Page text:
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SAN FRANCISCO — Uber secretly tracked iPhones — even after its app had been deleted — and tried to hide their activity from Apple, according to the New York Times.

At the time, Uber was reportedly trying to stop its own drivers from defrauding the company.

Some were creating fake accounts and using them to request rides in order to cash in on an incentive program meant to encourage them to take more rides.

When Uber caught on, it had its engineers assign a “persistent identity” to iPhones with a small piece of code, the Times reported.

The practice is called fingerprinting. That way, Uber could identify an iPhone even after the device had been wiped. But that violates Apple’s privacy policies.

To hide the activity, Uber CEO Travis Kalanick reportedly had his engineers geofence Apple’s headquarters and obscured the app’s code in that area, so Apple engineers couldn’t see Uber’s fingerprinting, the Times reported.

“This is like a holy trinity of privacy disaster: 1) secret tracking that 2) persists after users delete app 3) in knowing violation of rules,” Dustin Volz with Reuters said on Twitter Sunday.

Tim Cook, the CEO of Apple, reportedly found out about the policy violations in 2015 and called a meeting with Kalanick.

The report of Uber’s policy violations comes one month after the company announced it would end the use of a controversial tool called Greyball the company has used to identify and evade regulators in markets in which the car-sharing service is prohibited.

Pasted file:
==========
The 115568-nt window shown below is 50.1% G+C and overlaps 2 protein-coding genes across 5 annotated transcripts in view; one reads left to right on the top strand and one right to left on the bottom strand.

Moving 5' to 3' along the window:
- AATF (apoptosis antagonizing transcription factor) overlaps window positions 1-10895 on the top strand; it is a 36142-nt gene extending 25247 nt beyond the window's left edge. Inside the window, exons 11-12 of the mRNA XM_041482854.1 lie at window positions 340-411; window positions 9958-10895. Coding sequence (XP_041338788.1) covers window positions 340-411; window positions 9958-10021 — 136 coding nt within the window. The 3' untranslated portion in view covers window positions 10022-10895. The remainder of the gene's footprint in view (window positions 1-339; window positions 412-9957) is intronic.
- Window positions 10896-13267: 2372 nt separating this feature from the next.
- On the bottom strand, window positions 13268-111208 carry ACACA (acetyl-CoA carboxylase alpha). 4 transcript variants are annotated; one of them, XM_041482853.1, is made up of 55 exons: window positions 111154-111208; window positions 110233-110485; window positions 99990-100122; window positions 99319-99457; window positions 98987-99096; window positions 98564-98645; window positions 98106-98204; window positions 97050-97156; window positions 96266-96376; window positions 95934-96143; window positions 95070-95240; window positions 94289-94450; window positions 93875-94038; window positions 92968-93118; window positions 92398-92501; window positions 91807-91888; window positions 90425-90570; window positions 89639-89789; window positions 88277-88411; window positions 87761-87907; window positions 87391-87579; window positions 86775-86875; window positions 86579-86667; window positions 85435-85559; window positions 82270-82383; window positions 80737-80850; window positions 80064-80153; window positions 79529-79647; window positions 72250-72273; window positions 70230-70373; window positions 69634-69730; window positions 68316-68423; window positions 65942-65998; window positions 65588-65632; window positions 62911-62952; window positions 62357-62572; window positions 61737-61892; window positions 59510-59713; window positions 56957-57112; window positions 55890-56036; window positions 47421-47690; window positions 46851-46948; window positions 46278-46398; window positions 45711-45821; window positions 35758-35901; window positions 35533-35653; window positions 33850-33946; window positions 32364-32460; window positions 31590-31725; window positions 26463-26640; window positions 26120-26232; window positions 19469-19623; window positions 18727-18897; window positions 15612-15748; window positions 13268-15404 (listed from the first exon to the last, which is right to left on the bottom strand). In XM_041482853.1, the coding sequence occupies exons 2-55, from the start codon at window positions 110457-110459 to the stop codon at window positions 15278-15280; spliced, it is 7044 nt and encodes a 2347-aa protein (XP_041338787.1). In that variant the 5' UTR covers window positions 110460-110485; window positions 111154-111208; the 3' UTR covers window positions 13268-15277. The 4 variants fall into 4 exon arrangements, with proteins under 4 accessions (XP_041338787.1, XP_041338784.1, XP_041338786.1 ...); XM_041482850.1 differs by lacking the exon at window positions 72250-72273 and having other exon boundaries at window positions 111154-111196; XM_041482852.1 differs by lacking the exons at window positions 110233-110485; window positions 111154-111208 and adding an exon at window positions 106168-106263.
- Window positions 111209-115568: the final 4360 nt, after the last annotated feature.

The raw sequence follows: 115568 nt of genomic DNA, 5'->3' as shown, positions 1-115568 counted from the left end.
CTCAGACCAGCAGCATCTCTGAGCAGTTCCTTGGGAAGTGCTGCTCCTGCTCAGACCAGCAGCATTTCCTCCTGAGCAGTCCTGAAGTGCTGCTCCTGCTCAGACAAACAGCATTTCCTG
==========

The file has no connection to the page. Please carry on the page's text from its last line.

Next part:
Greyball relied on at least a dozen factors, including location information and credit card data, to determine if a user hailing a car was a regulator or law enforcement official.

Earlier in March, Kalanick issued a public apology after a recording of him engaging in a heated argument with an Uber driver was made public.

At the time, the company was already dealing with serious backlash from its response to President Donald Trump’s first travel ban and allegations of systemic sexism at the company.

The #DeleteUber campaign went viral and Uber sent an email to customers saying the company was “deeply hurting.”

According to the Times, Uber operates in more than 70 countries and is valued at nearly $70 billion.